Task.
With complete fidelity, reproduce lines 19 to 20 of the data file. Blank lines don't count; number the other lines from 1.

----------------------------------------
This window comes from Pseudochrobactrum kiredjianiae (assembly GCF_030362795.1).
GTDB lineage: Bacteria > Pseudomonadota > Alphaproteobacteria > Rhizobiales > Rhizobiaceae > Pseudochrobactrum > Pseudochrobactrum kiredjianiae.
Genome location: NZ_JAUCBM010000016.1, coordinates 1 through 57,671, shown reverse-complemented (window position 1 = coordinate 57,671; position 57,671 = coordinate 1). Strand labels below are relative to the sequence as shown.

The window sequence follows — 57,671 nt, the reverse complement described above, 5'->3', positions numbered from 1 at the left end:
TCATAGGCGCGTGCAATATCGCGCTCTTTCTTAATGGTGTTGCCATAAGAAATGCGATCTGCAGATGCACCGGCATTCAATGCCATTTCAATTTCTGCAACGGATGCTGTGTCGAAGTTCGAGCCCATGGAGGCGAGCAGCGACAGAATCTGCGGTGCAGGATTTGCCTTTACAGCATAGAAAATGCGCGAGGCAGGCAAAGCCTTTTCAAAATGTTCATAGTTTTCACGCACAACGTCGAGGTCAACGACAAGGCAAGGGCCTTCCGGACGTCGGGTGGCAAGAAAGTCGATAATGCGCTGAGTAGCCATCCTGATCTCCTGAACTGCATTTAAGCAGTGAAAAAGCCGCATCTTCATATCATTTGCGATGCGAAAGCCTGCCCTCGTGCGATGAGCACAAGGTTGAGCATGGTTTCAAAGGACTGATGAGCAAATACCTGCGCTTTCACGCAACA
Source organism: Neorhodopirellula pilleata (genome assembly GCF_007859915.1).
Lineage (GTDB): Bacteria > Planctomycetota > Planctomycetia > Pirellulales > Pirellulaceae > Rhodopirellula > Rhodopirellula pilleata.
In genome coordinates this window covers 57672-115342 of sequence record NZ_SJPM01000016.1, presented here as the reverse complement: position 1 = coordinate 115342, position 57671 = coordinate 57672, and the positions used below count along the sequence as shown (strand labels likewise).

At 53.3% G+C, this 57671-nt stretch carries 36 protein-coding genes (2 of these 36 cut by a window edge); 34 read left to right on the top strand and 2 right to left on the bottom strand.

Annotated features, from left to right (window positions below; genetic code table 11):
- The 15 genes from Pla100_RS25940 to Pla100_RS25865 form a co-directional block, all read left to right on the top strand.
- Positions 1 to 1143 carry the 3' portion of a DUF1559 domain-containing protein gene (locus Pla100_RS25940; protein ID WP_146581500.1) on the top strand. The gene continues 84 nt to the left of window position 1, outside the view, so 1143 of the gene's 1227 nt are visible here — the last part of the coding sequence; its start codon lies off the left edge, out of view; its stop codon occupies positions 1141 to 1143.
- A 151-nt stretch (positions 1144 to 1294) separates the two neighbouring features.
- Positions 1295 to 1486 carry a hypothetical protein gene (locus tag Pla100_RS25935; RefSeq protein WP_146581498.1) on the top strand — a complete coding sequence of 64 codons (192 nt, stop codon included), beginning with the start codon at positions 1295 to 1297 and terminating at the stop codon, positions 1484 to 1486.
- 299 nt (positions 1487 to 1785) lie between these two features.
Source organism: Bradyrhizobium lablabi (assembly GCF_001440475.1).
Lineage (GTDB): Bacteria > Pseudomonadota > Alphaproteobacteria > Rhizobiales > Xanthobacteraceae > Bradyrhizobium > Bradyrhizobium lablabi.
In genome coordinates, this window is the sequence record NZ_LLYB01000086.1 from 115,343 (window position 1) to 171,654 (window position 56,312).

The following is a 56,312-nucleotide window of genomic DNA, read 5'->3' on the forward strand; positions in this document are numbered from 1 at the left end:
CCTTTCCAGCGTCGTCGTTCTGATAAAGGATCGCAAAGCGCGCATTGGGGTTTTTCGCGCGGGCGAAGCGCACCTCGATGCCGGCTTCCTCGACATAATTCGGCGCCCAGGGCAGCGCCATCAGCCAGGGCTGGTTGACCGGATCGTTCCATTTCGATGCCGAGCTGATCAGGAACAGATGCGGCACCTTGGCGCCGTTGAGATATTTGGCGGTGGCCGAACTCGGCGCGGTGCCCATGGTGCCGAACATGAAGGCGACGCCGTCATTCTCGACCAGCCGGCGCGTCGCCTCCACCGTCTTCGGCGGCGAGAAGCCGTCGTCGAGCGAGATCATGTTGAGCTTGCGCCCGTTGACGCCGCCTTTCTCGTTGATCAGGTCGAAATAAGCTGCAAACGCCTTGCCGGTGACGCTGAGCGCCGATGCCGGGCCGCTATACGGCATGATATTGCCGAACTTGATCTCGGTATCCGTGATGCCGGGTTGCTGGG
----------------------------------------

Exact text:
The following is a 56,312-nucleotide window of genomic DNA, read 5'->3' on the forward strand; positions in this document are numbered from 1 at the left end:
CCTTTCCAGCGTCGTCGTTCTGATAAAGGATCGCAAAGCGCGCATTGGGGTTTTTCGCGCGGGCGAAGCGCACCTCGATGCCGGCTTCCTCGACATAATTCGGCGCCCAGGGCAGCGCCATCAGCCAGGGCTGGTTGACCGGATCGTTCCATTTCGATGCCGAGCTGATCAGGAACAGATGCGGCACCTTGGCGCCGTTGAGATATTTGGCGGTGGCCGAACTCGGCGCGGTGCCCATGGTGCCGAACATGAAGGCGACGCCGTCATTCTCGACCAGCCGGCGCGTCGCCTCCACCGTCTTCGGCGGCGAGAAGCCGTCGTCGAGCGAGATCATGTTGAGCTTGCGCCCGTTGACGCCGCCTTTCTCGTTGATCAGGTCGAAATAAGCTGCAAACGCCTTGCCGGTGACGCTGAGCGCCGATGCCGGGCCGCTATACGGCATGATATTGCCGAACTTGATCTCGGTATCCGTGATGCCGGGTTGCTGGG